“There’ll be a target on my back.”
So quips Alison Levine as she prepares for the postponed 2020 Paralympic Games in Tokyo next month. The wheelchair athlete from Montreal is serene when talking about the pressure she will face as the defending boccia world champion in her classification.
Levine, 31, clinched the BC4 individual title two years ago on the strength of her podium appearances since her first Paralympic Games in Rio in 2016. With official competition suspended since the start of the pandemic, Levine has retained her No. 1 ranking unchallenged.
She is the first female champion in a sport that has no gender segregation. Boccia, which resembles lawn bowling but is indoors, was originally designed for those with severe cerebral palsy. Today, there is organized play in more than 50 countries. BC4 players, like Levine, have serious mobility impairments affecting the whole body, not related to CP like the other three classes.
Her calm belies a tough competitiveness, and speaks to the intense focus she is known for. “It’s always an honour representing my country, but the Paralympics are extra special,” said Levine, one of four Canadian boccia team members.
Levine will compete in both the individual and pairs events at the Games, which open Aug. 24. Her best showing in pairs was a bronze medal at the Parapan American Games in Lima, Peru in 2019 shared with Marco Dispaltro who is joining her in Tokyo.
An active if not athletic kid, Levine was diagnosed with idiopathic muscular dystrophy just as she was entering her teens. The Bialik High School student found sports returned some control of her body. As her abilities diminished, she moved from therapeutic horseback riding to wheelchair team sports, before being introduced to boccia by Dispaltro.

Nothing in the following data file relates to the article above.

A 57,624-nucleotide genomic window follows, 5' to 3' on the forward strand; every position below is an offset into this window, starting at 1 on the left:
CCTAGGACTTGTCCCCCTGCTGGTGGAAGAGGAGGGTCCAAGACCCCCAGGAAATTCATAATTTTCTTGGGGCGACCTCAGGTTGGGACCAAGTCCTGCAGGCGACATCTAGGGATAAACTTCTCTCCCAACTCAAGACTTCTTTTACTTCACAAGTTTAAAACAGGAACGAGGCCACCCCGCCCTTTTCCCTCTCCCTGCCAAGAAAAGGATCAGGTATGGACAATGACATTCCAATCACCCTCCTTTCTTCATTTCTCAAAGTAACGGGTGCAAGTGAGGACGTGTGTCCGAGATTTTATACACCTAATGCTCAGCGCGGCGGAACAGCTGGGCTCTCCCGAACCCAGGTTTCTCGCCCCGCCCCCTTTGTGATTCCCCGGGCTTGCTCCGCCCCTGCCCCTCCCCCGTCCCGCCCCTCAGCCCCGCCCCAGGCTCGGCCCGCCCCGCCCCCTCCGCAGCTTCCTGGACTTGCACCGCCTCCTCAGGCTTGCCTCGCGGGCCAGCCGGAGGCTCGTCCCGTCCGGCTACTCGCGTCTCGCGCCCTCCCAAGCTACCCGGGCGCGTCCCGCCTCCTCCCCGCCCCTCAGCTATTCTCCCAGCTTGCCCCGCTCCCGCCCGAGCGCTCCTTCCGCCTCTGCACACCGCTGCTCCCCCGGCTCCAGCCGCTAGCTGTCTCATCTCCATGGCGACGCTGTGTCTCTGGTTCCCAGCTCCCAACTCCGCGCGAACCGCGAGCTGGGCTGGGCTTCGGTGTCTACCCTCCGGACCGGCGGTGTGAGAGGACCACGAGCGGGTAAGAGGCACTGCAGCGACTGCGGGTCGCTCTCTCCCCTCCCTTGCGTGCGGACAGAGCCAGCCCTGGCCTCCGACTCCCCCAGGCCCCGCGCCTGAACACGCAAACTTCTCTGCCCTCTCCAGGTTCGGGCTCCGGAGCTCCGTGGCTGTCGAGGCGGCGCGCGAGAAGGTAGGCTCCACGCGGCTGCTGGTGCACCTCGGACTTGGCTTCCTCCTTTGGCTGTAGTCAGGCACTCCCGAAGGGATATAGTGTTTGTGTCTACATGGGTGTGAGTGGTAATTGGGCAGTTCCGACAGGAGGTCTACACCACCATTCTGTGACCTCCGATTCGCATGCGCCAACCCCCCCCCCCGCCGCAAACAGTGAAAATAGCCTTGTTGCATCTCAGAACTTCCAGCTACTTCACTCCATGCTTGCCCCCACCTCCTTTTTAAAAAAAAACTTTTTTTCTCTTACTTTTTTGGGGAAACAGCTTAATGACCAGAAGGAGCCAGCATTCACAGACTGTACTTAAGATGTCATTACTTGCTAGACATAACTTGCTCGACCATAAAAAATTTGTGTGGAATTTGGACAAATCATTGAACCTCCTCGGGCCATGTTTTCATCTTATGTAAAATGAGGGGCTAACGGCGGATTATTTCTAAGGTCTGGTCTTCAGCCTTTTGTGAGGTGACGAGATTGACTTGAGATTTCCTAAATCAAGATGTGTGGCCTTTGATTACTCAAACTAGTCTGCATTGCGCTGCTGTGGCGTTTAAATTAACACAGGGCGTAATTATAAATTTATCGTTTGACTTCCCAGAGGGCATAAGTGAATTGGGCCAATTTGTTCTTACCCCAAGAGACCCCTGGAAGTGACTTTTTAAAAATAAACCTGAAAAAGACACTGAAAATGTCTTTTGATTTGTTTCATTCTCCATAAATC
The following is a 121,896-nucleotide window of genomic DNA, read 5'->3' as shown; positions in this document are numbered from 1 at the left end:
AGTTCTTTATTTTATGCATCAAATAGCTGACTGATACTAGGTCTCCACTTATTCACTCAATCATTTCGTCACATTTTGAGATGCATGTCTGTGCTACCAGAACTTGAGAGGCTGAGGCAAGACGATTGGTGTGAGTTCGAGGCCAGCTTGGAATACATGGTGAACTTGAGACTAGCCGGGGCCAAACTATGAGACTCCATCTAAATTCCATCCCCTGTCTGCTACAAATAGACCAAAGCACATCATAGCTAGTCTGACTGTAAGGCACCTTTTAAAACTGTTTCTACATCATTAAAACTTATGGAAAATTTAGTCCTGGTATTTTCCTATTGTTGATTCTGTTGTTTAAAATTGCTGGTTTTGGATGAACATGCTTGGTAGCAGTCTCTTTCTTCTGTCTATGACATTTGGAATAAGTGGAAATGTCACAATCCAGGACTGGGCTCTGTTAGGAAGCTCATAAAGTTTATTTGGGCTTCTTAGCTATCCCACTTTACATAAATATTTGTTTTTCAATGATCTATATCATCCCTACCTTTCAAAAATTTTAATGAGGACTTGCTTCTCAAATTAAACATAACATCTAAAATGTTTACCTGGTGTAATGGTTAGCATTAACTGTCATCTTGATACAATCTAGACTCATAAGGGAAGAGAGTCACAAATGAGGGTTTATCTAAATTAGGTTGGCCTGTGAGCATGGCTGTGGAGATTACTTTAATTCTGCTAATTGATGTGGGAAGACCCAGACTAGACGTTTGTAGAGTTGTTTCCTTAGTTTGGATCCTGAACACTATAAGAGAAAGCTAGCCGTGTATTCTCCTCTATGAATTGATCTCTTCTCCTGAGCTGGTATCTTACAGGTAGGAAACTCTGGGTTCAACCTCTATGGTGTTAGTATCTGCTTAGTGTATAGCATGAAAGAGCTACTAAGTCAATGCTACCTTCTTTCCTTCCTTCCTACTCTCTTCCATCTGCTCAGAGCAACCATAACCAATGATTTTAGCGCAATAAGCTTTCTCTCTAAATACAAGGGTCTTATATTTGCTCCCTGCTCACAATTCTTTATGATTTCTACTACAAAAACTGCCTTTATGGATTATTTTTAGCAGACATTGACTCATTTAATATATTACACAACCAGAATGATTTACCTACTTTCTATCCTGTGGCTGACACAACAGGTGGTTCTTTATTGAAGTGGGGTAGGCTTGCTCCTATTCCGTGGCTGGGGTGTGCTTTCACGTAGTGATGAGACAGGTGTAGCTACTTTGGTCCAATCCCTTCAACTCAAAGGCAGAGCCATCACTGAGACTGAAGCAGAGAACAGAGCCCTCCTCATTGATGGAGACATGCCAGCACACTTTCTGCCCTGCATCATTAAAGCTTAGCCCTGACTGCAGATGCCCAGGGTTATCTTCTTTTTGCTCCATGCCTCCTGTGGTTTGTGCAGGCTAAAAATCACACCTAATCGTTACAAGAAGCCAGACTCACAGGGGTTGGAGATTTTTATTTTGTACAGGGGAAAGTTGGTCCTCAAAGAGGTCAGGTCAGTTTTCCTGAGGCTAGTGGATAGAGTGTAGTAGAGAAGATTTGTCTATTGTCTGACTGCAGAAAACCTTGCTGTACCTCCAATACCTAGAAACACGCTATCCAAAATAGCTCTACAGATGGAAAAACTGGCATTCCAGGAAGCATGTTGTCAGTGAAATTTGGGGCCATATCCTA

Today, she plays through weakness and spasticity affecting all her muscles.
Levine threw her first ball in December 2012. The next month she was competing provincially and, by 2014, was on the international circuit.
Since finishing fifth at Rio in singles, she has been on the ascendancy. Striking gold at the 2019 World Open in her hometown Montreal was especially sweet.
“It’s been quite a whirlwind experience, but I haven’t looked back from that first ball,” she said. “This past year so much has been taken from us that the simple act of competing again is what I’m most looking forward to.”
That and bringing home the hardware, Canada can be assured.
Making the 14-hour trip to Japan where the high incidence of COVID is overshadowing the Olympic Games does not daunt Levine. Paralympic protocols are extremely stringent, she said, and the Canadian Paralympic Committee has precautions on top of those. All participants must be fully vaccinated, tested repeatedly, and stay within bubbles.
Although foreign spectators are barred, which she will miss, Levine is going with her mother and “performance partner” Roberta Fried-Levine. Such partners are restricted to assisting competitors set up for play. They cannot interfere or even speak on the field.
Fried-Levine recently retired from nursing, after years of taking off as much time as she could to travel with her daughter to meets.
Levine’s training centre was closed for almost the entire first year of the pandemic. “We could only start full court practice last week…I was throwing a few balls in my apartment, but it’s only about four metres in length (as opposed to a 12-metre court). The first week back felt really weird but muscle memory kicked in in a lot less time than I expected.”
Levine is concerned that she may be at a disadvantage in Tokyo because in some European and Asian countries competitive play resumed six or seven months ago.
In the BC4 category there are so many variables, past performance is no guarantee of success on any given day, she pointed out.
Levine credits paralympic sport with giving her a level of autonomy she would not otherwise have. She drives an adapted van and, a few years ago, moved into her own place and lives with assistance and the support of her service dog, Ghia.
Living alone, however, and not even being allowed to have even her mother visit during the first months of the pandemic took a psychological toll.
In 2019, Levine was elected to the representative Athletes’ Council of the Canadian Paralympic Committee and speaks out for more participation and support.
“Paralympic sport requires me to push through barriers to achieve my goals. It allows me to be proud of who I am no matter how I look and gives me the courage to be the best I can be,” she said.